Winston Willis: A Buried Treasure
The beauty of sitting around sharing memories about the past is that it is a wonderful way to build a healthy future.
Specifically, as African Americans, the history and treasures that have been hidden underneath what is now Cleveland Clinic and University Circle leave a lot of unanswered questions, unresolved pain, and forgetting an unforgettable controversial complex black man named Winston Willis. Winston Willis created a space, a place, a collective identity, and purpose for Blacks during the explosive, racially segregated Cleveland during the 1960s. An outspoken businessman full of confidence, business acumen and unlimited racial pride, Winston fulfilled a vison of Black economic prowess and power.
Mr. Willis owned real estate properties mostly between 105th and 107th and Euclid Avenue. This astute visionary took advantage of white flight, swooping in without hesitation to revitalize an area with twenty eight businesses that employed over several hundred people, mostly African American. Consequently, his self-made million dollar empire presented itself as a nuisance or a small bump in the road preventing the mega-billion dollar project to expand the world-famous Cleveland Clinic’s campus connecting it with Case Western Reserve University and University Hospitals. This set the stage for a stand-off between a fearless young, wealthy and militant Winston against the juggernaut force of the Cleveland Clinic Foundation.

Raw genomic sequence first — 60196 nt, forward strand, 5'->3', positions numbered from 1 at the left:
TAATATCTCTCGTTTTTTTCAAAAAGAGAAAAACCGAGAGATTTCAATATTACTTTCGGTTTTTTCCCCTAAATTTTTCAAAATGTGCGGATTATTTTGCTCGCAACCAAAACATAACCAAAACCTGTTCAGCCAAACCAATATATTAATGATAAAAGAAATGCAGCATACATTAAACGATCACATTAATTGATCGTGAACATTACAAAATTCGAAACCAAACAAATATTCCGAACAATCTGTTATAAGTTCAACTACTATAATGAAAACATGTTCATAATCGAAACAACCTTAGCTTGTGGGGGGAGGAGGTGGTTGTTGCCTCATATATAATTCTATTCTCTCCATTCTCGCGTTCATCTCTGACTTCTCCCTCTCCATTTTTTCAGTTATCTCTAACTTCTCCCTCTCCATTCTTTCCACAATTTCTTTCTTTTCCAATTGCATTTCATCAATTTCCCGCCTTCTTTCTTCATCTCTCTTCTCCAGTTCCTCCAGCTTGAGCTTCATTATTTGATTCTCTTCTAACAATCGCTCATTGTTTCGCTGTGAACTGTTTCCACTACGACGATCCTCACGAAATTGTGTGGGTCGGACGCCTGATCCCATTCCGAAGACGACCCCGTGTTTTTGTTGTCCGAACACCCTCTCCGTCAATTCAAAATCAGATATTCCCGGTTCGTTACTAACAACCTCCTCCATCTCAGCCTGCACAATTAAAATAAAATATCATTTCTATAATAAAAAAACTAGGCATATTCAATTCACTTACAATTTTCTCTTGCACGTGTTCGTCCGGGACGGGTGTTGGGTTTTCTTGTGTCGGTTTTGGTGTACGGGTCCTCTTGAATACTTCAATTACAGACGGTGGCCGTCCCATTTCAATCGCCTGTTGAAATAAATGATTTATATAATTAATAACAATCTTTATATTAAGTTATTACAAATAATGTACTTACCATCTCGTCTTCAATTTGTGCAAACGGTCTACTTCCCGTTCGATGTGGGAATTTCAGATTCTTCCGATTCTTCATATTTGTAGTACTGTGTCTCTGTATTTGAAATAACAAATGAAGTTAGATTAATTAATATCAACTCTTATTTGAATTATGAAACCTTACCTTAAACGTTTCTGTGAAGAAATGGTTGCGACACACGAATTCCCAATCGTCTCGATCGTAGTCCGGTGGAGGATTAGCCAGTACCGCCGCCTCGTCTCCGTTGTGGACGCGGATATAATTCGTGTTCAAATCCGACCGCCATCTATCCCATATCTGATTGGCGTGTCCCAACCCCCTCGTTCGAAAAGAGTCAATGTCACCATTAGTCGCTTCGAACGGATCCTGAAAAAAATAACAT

Throughout decades, Winston used all of his fortune fighting in the courts, trying to protect his properties as his constitutional right. In addition to the Cleveland Clinic, Winston battled against other powerful political elites such as: Cleveland Police Department, the local courts, housing inspectors, and high profile firms who all made it clear that they wanted Winston Willis out.
Eventually the powers of the white establishment were too much as Winston got arrested on a bogus bad check charge and put in prison while the city engaged in the massive unlawful taking and immediate bulldozer demolition of all his Euclid Avenue buildings worth millions. Despite all this, Winston continued his fight all the way up to the Supreme Court. Winston never stopped fighting.
Is this tragic story worth being told for those who don’t know? What is the lesson for us to learn as Black people? Is there an opportunity in Winston’s sacrifice to gain power as a people? Every adversity, every failure, every heartbreak, carries with it the seed of an equal or greater benefit.
For more information about Mr. Willis click on the link below: